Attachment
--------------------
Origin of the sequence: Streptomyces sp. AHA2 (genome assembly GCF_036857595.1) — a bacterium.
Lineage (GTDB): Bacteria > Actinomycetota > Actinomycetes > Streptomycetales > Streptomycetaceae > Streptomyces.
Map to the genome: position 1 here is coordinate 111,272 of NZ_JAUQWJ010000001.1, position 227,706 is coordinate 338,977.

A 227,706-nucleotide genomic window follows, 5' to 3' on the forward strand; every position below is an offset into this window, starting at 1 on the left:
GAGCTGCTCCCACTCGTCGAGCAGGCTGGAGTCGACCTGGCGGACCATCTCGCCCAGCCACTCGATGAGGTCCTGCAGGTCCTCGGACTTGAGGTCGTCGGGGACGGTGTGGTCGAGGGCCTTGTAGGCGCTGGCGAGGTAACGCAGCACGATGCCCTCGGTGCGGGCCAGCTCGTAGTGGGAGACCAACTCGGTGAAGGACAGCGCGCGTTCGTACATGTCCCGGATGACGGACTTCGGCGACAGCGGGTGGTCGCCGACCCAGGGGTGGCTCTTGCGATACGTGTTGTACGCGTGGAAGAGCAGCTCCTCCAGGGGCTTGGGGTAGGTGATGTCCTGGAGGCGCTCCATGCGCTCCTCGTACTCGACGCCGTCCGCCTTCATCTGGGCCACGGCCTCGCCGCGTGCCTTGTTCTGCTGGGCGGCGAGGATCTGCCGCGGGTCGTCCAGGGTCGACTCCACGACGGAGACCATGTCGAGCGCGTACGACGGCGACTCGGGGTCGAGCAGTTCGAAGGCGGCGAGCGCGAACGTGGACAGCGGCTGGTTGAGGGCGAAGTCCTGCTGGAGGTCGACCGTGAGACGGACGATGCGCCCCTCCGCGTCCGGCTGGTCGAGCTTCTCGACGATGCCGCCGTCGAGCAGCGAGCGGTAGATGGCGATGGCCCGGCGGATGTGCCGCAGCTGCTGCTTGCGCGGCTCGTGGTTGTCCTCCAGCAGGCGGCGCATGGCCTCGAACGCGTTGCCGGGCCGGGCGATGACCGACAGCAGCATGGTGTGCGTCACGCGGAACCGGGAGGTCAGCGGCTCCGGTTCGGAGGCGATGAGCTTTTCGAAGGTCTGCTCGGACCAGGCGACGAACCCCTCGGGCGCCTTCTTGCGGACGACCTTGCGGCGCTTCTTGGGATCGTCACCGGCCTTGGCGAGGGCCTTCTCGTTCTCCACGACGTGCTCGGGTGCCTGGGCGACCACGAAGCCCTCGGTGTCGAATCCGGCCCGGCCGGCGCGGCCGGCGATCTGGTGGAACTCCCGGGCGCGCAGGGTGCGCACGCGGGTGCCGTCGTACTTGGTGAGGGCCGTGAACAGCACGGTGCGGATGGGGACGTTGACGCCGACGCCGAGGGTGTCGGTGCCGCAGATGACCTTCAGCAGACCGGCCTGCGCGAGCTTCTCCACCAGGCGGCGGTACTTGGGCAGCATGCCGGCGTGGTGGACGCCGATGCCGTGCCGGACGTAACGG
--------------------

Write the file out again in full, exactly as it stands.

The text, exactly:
Origin of the sequence: Streptomyces sp. AHA2 (genome assembly GCF_036857595.1) — a bacterium.
Lineage (GTDB): Bacteria > Actinomycetota > Actinomycetes > Streptomycetales > Streptomycetaceae > Streptomyces.
Map to the genome: position 1 here is coordinate 111,272 of NZ_JAUQWJ010000001.1, position 227,706 is coordinate 338,977.

A 227,706-nucleotide genomic window follows, 5' to 3' on the forward strand; every position below is an offset into this window, starting at 1 on the left:
GAGCTGCTCCCACTCGTCGAGCAGGCTGGAGTCGACCTGGCGGACCATCTCGCCCAGCCACTCGATGAGGTCCTGCAGGTCCTCGGACTTGAGGTCGTCGGGGACGGTGTGGTCGAGGGCCTTGTAGGCGCTGGCGAGGTAACGCAGCACGATGCCCTCGGTGCGGGCCAGCTCGTAGTGGGAGACCAACTCGGTGAAGGACAGCGCGCGTTCGTACATGTCCCGGATGACGGACTTCGGCGACAGCGGGTGGTCGCCGACCCAGGGGTGGCTCTTGCGATACGTGTTGTACGCGTGGAAGAGCAGCTCCTCCAGGGGCTTGGGGTAGGTGATGTCCTGGAGGCGCTCCATGCGCTCCTCGTACTCGACGCCGTCCGCCTTCATCTGGGCCACGGCCTCGCCGCGTGCCTTGTTCTGCTGGGCGGCGAGGATCTGCCGCGGGTCGTCCAGGGTCGACTCCACGACGGAGACCATGTCGAGCGCGTACGACGGCGACTCGGGGTCGAGCAGTTCGAAGGCGGCGAGCGCGAACGTGGACAGCGGCTGGTTGAGGGCGAAGTCCTGCTGGAGGTCGACCGTGAGACGGACGATGCGCCCCTCCGCGTCCGGCTGGTCGAGCTTCTCGACGATGCCGCCGTCGAGCAGCGAGCGGTAGATGGCGATGGCCCGGCGGATGTGCCGCAGCTGCTGCTTGCGCGGCTCGTGGTTGTCCTCCAGCAGGCGGCGCATGGCCTCGAACGCGTTGCCGGGCCGGGCGATGACCGACAGCAGCATGGTGTGCGTCACGCGGAACCGGGAGGTCAGCGGCTCCGGTTCGGAGGCGATGAGCTTTTCGAAGGTCTGCTCGGACCAGGCGACGAACCCCTCGGGCGCCTTCTTGCGGACGACCTTGCGGCGCTTCTTGGGATCGTCACCGGCCTTGGCGAGGGCCTTCTCGTTCTCCACGACGTGCTCGGGTGCCTGGGCGACCACGAAGCCCTCGGTGTCGAATCCGGCCCGGCCGGCGCGGCCGGCGATCTGGTGGAACTCCCGGGCGCGCAGGGTGCGCACGCGGGTGCCGTCGTACTTGGTGAGGGCCGTGAACAGCACGGTGCGGATGGGGACGTTGACGCCGACGCCGAGGGTGTCGGTGCCGCAGATGACCTTCAGCAGACCGGCCTGCGCGAGCTTCTCCACCAGGCGGCGGTACTTGGGCAGCATGCCGGCGTGGTGGACGCCGATGCCGTGCCGGACGTAACGG